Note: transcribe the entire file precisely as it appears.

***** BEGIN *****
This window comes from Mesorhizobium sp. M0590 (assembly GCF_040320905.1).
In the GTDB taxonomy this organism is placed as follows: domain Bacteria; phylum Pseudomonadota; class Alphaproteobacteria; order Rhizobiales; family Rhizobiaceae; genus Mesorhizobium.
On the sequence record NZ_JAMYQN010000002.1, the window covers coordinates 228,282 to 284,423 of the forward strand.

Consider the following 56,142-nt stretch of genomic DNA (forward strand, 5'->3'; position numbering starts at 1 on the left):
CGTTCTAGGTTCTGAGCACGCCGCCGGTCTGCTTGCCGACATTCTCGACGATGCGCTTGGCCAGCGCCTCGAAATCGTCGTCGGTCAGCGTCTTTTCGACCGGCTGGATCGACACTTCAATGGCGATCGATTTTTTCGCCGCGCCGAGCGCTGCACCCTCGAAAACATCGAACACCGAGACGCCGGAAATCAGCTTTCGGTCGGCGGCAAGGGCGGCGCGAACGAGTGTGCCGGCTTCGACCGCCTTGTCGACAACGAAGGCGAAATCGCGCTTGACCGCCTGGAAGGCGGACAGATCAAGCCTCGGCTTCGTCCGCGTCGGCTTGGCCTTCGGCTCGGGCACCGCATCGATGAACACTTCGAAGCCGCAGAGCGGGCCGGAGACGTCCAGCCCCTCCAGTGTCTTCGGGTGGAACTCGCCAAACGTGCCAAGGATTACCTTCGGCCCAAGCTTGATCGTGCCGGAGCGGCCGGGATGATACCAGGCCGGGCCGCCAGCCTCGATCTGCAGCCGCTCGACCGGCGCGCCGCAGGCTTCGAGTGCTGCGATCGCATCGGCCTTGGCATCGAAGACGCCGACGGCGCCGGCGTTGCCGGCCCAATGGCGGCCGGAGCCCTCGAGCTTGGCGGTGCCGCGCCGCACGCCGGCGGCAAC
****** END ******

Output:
This window comes from Mesorhizobium sp. M0590 (assembly GCF_040320905.1).
In the GTDB taxonomy this organism is placed as follows: domain Bacteria; phylum Pseudomonadota; class Alphaproteobacteria; order Rhizobiales; family Rhizobiaceae; genus Mesorhizobium.
On the sequence record NZ_JAMYQN010000002.1, the window covers coordinates 228,282 to 284,423 of the forward strand.

Consider the following 56,142-nt stretch of genomic DNA (forward strand, 5'->3'; position numbering starts at 1 on the left):
CGTTCTAGGTTCTGAGCACGCCGCCGGTCTGCTTGCCGACATTCTCGACGATGCGCTTGGCCAGCGCCTCGAAATCGTCGTCGGTCAGCGTCTTTTCGACCGGCTGGATCGACACTTCAATGGCGATCGATTTTTTCGCCGCGCCGAGCGCTGCACCCTCGAAAACATCGAACACCGAGACGCCGGAAATCAGCTTTCGGTCGGCGGCAAGGGCGGCGCGAACGAGTGTGCCGGCTTCGACCGCCTTGTCGACAACGAAGGCGAAATCGCGCTTGACCGCCTGGAAGGCGGACAGATCAAGCCTCGGCTTCGTCCGCGTCGGCTTGGCCTTCGGCTCGGGCACCGCATCGATGAACACTTCGAAGCCGCAGAGCGGGCCGGAGACGTCCAGCCCCTCCAGTGTCTTCGGGTGGAACTCGCCAAACGTGCCAAGGATTACCTTCGGCCCAAGCTTGATCGTGCCGGAGCGGCCGGGATGATACCAGGCCGGGCCGCCAGCCTCGATCTGCAGCCGCTCGACCGGCGCGCCGCAGGCTTCGAGTGCTGCGATCGCATCGGCCTTGGCATCGAAGACGCCGACGGCGCCGGCGTTGCCGGCCCAATGGCGGCCGGAGCCCTCGAGCTTGGCGGTGCCGCGCCGCACGCCGGCGGCAAC